their labour to the making of roads and the execu• tion of other works of public utility,' and that it is

' expedient to provide for the continuance and regulation

of this custom.' In the January of every year, a list has to be prepared, in every town and village, of all the able-bodied men between the ages of sixteen and sixty, exclusive of those in the service of the Government, and of priests and ministers of all religious denominations. On a requisition for labour being made by the Commissioner of any district, the head-man and the council of the village are to choose by lot from the list the number of men required to perform the labour. The labour is to be paid for at the rate of not less than a shilling per day of ten hours; and any person quitting his work without permission is liable to a fine not exceeding a pound, or to be imprisoned, with hard labour, for a period not exceeding a month.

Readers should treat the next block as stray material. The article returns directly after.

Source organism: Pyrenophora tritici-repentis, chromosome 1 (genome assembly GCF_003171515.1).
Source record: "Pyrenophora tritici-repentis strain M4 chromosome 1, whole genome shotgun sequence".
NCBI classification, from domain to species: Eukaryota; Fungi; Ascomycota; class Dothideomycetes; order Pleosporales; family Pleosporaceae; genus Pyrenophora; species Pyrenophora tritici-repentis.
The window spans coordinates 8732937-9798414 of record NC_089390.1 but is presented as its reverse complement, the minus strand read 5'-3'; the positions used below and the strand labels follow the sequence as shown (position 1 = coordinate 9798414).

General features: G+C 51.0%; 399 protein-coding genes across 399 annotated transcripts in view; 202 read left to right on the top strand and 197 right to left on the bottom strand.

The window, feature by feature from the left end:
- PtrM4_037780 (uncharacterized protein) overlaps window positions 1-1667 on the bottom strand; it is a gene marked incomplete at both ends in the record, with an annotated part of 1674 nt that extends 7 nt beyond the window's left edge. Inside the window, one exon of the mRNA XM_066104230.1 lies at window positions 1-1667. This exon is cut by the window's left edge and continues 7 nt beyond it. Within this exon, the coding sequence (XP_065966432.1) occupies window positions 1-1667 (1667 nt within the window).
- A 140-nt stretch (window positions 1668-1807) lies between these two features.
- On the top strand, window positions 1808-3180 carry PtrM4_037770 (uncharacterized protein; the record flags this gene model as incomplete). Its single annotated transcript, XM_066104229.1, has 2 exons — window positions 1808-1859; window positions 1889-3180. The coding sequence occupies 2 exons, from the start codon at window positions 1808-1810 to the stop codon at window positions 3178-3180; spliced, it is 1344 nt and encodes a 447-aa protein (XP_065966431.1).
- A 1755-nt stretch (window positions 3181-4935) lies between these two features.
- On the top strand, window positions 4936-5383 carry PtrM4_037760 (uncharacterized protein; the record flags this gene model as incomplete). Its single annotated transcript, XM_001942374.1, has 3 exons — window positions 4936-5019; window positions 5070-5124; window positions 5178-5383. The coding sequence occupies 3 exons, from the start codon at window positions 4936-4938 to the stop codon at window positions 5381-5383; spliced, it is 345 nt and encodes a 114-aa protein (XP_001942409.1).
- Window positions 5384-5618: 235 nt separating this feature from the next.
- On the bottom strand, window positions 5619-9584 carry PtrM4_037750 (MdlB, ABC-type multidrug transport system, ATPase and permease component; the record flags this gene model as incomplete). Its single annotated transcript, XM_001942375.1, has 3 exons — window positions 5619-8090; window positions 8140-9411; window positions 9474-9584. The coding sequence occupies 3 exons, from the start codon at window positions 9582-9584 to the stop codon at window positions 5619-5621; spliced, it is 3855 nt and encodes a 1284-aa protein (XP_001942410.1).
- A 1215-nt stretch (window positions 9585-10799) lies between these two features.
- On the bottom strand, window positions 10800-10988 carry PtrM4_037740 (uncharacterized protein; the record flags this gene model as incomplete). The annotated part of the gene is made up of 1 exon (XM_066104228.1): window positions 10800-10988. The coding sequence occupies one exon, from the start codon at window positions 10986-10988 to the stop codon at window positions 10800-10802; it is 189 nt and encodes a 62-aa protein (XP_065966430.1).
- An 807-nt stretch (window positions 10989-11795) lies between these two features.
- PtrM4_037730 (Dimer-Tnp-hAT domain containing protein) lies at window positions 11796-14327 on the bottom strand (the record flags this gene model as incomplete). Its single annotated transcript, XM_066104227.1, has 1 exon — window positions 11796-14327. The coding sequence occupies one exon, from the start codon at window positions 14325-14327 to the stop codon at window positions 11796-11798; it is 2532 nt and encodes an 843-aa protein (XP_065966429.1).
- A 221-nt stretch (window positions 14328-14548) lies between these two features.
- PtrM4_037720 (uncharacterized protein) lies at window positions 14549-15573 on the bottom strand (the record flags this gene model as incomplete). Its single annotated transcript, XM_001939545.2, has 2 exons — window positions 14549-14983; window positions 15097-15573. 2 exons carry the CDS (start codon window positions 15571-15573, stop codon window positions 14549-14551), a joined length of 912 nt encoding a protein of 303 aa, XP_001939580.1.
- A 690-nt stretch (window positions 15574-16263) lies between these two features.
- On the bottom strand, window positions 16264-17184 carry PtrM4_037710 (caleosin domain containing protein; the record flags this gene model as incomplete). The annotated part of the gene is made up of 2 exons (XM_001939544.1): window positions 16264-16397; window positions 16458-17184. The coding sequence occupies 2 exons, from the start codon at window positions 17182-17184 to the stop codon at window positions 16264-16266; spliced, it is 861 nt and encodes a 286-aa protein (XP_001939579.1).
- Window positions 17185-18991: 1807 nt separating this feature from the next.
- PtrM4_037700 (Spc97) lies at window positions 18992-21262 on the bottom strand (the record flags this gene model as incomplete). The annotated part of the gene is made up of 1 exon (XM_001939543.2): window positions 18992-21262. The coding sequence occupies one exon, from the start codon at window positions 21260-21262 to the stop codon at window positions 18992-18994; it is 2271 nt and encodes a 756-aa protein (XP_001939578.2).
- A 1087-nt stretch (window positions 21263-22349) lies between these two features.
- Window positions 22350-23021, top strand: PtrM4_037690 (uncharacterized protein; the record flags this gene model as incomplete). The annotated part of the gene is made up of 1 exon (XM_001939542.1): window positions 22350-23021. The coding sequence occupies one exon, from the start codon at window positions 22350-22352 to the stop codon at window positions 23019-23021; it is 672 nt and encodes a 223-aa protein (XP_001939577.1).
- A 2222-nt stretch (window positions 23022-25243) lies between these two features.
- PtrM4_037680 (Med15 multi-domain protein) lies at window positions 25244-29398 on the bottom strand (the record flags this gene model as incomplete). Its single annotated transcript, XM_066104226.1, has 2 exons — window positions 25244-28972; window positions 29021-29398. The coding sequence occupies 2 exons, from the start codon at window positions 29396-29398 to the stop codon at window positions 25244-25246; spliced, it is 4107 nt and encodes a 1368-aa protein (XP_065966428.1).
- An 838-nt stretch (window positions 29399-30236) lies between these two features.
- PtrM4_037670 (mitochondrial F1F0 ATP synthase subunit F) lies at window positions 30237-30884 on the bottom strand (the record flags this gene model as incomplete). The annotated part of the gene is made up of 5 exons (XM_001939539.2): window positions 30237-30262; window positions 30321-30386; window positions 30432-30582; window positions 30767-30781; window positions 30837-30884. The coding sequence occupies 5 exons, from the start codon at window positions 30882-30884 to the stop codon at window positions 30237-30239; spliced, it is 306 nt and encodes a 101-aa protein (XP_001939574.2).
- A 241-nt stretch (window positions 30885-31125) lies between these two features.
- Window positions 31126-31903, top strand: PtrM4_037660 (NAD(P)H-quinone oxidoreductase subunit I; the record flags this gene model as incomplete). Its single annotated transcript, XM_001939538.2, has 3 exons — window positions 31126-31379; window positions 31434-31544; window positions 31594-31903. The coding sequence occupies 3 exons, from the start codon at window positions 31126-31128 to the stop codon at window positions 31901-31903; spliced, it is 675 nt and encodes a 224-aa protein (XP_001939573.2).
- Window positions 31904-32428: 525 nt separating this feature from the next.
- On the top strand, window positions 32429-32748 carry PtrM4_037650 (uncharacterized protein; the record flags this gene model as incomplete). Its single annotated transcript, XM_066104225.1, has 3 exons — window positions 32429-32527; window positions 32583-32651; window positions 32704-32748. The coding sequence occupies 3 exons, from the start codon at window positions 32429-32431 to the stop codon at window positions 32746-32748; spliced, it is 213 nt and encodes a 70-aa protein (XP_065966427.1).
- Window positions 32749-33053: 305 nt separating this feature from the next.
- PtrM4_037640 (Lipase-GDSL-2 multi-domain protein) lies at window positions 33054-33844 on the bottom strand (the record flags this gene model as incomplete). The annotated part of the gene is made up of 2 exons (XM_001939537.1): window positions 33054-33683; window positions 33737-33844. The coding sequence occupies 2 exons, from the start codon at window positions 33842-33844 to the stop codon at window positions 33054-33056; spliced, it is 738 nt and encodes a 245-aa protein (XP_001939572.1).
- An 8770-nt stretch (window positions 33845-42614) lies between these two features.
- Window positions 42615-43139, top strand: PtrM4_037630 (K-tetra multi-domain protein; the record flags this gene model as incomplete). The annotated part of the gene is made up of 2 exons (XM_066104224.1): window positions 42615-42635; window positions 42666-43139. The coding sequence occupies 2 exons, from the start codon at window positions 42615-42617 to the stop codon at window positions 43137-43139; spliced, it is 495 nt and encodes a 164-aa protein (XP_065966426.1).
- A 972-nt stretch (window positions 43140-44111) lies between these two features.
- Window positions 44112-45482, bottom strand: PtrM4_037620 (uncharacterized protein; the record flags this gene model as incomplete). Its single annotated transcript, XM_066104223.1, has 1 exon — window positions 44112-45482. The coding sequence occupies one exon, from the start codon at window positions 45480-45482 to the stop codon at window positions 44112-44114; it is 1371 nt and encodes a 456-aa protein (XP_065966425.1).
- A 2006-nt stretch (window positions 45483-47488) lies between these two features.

This institution of forced labour, which in no particular except that of its softened title can be distinguished from slavery, gives fresh importance to the question, already raised by the Order in Council constituting the form of British government in Cyprus, as to whether Cyprus is to be treated as a Crown Colony,– that is, a territorial possession the government of which is initiated and formally prescribed by the Executive, in the exercise of the Royal Prerogative,—or whether it is a territory over which the British Government has temporarily and provisionally nothing more than certain limited rights, conceded by the real Sovereign authority, the Sultan of Turkey, for the purpose of securing orderly administration, and rendering the place available as a military and naval centre in case England should be called upon to carry into effect those clauses of the Convention transferring the possession of Cyprus, which would oblige her in certain emergencies to protect the Asiatic